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How to improve your business through unpopular but necessary decisions 

Sometimes it takes an outsider to see things clearly. That’s how I felt as a former physiotherapist building a network of allied health businesses into a franchise. When I first started practising in 2004, I trod the well-worn path of becoming a practitioner owner believing, like many, that I could do it all. 

Recently however, I’ve changed my mind. Building a good business is a separate practice from providing quality service, and it is this realisation that set me on a journey involving many difficult business decisions to change the way we operate. I decided to change how we franchised my business, Physio Inq.

Thinking from the outside

The first inkling I had that things could be different was when I took a closer look at the traditional franchising model. Not coming from the franchising sector actually freed me to see that the model didn’t suit the kind of business network I wanted to build, one where practitioners served clients, the business supported practitioners to do the best job of serving clients and the franchise supported the business in that endeavour through assistance with everything from branding and marketing to training and leadership development.

This servant mentality seems to be an outlier concept in franchising, where it’s far more common for a franchisor to see themselves at the top of the hierarchy with franchisees supporting them. In order to upend the hierarchy, I had to flip the model, and perhaps it will be an unpopular decision in the eyes of both the allied health industry and the franchising sector.

Specific to the allied health sector, we have an extraordinary number of physios who are high achievers, with the confidence to take on the dual role of practitioner owner, which means most believe they can do it without help. The reality is the vast majority of physio clinics will fold within a few years because they can’t do it themselves.

Because it was the path that I followed, I initially believed that recruiting practitioner owners for my franchise was the best course of action. Now, I’ve decided to open up franchise opportunities to non-physios, which is unusual enough to attract criticism. What I’ve realised, however, is that non-practitioner owners will have more time to work on, rather than in, the business. Practitioner owners can be and are successful, but the more time spent on the business side, the bigger the opportunity to grow the business beyond practising capacity.

It’s not about the money

Fees were also a problem. Excessive fees presented a barrier to entry that meant potential owners were people with enough money first, not necessarily people who would be the best franchisees. I ran the numbers and found out that we didn’t need much to onboard a franchisee, so we reduced the cost of signing on, which works out as about 85% less than the average franchise fee.

I won’t be surprised to receive backlash for this; the franchising industry thrives on selling a brand and securing money for that upfront, before they’ve shown value to the franchisee. I’ve also heard franchisors say that fees have to be high enough to keep the ‘tyre-kickers’ out. Personally, I would rather screen franchisees than create an artificial barrier for people who might be perfect for the role.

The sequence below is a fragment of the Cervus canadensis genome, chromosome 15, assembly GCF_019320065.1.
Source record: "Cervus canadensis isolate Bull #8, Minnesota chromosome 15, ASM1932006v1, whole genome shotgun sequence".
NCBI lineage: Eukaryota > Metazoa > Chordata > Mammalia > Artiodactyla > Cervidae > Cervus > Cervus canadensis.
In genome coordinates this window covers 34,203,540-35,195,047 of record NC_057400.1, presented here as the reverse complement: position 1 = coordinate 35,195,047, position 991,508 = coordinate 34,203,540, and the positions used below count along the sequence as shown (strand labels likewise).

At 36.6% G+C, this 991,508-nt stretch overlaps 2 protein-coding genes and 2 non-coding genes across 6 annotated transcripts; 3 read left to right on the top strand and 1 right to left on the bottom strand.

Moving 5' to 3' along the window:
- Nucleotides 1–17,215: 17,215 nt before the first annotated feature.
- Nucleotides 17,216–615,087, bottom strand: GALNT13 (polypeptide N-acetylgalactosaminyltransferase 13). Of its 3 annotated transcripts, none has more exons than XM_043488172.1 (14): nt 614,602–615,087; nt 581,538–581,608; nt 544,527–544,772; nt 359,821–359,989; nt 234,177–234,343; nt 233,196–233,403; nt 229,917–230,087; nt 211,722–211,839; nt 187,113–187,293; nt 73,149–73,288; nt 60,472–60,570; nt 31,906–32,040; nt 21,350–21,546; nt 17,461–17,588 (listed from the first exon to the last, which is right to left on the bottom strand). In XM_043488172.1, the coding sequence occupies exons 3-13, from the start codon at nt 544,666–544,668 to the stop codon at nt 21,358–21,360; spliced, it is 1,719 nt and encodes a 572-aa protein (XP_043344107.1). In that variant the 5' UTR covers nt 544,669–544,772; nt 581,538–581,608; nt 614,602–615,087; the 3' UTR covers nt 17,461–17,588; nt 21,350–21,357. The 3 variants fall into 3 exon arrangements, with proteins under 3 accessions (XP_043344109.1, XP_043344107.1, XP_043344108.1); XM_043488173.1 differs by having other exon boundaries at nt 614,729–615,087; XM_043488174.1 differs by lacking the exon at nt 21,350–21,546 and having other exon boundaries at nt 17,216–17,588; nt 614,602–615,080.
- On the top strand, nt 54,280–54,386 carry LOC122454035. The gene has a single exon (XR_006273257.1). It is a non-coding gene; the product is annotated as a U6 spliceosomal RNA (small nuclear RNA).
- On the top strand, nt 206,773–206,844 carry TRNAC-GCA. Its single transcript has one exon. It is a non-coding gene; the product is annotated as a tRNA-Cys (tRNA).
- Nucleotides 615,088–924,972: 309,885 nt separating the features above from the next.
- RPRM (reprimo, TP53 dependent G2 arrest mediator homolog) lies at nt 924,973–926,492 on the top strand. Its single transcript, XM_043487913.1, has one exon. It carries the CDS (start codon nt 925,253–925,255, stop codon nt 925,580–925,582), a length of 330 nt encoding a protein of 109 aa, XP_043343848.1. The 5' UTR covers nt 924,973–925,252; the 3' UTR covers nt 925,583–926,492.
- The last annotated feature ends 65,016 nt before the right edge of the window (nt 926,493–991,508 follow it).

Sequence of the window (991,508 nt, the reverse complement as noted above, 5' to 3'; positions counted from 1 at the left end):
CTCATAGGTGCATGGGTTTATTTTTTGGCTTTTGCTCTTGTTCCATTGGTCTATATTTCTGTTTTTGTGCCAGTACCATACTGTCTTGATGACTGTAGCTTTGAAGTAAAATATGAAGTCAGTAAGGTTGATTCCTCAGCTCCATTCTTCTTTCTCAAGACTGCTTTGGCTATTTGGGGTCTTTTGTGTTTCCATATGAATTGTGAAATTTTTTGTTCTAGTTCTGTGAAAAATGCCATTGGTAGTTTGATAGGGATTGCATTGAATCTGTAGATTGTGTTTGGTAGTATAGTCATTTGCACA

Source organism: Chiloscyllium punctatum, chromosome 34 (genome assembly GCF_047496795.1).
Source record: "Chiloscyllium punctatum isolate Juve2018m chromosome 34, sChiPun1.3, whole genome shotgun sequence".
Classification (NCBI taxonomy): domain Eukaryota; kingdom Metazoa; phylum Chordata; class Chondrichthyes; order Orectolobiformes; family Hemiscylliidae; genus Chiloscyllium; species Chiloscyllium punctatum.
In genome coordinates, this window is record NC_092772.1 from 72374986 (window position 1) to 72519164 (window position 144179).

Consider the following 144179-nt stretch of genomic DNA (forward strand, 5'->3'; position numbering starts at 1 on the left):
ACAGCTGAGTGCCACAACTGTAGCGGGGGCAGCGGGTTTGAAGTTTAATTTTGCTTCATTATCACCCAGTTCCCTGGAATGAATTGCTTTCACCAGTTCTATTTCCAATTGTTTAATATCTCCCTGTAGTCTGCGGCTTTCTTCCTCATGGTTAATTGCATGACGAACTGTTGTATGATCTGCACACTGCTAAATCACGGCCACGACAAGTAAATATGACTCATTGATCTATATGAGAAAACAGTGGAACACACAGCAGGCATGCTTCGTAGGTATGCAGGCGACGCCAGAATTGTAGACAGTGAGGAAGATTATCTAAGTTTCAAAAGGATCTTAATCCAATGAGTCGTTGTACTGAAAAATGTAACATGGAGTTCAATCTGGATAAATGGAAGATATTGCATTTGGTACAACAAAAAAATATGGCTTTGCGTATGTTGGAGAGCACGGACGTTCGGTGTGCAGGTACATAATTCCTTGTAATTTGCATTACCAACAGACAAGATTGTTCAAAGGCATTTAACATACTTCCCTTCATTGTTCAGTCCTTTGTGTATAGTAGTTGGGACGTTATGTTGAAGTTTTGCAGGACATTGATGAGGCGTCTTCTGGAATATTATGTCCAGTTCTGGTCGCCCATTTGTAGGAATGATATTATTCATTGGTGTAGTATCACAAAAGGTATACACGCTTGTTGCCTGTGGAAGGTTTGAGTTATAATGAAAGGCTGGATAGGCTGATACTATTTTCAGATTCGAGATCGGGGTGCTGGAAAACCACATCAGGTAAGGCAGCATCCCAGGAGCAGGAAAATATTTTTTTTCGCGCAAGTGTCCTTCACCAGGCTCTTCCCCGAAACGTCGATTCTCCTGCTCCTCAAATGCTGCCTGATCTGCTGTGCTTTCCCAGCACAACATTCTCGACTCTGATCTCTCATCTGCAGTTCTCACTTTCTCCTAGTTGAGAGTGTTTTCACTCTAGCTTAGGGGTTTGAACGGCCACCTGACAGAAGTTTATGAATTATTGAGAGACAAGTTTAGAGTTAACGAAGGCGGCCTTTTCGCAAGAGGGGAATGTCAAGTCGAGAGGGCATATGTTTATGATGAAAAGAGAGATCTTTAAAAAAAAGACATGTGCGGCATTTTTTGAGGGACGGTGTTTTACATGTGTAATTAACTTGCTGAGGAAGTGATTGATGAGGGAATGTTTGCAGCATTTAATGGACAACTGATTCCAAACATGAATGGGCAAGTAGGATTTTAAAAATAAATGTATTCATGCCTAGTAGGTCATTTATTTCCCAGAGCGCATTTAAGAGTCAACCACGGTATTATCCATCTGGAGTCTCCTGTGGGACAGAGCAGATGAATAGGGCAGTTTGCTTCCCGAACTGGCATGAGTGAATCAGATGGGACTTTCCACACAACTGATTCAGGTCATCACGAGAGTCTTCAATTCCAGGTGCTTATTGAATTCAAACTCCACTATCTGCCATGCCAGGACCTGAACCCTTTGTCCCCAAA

The punitive measures to exit a franchise are also prohibitive to a productive franchise relationship. If a franchisee is locked into the network because of the exorbitant costs or legal repercussions to leave, it doesn’t help anyone. An owner who doesn’t want to be there but is forced to hang around is poison for the franchise.

Once I realised how backwards this was, I decided to get rid of exit fees and lock-in contracts. Any franchisee of ours is free to leave the network if they don’t feel committed. Of course, there’s flak from this as well, with people in franchising saying it encourages franchisees to be fickle. I don’t think so. I just don’t want exit fees and contract obligations to be a bad reason for them to stay.

There is an element of short-term pain for what I believe will lead to long-term gain. We’re now in a teething period where we’re about to be onboarding non-physios as clinic owners for the first time, so we are relearning how much they will need to know about clinics in order to be a successful Physio Inq franchise owner. Additionally, since we’ve lowered our buy-in fees, we’re taking an upfront hit to our franchise capital while expanding our marketing and development programs. These programs work best at scale, so the numbers need to balance in what is a transitional period for us.

And lastly, I take it in my stride that doing something new may attract sideline criticism, but in the end we will be the evidence for our own success or failure. These difficult but necessary decisions are simply risks that a business must endure to advance, otherwise we would be stuck in a template doing the same things as everyone else. Are you brave enough to make an unpopular change to your business?

Jonathan Moody is the founder and CEO of Physio Inq.

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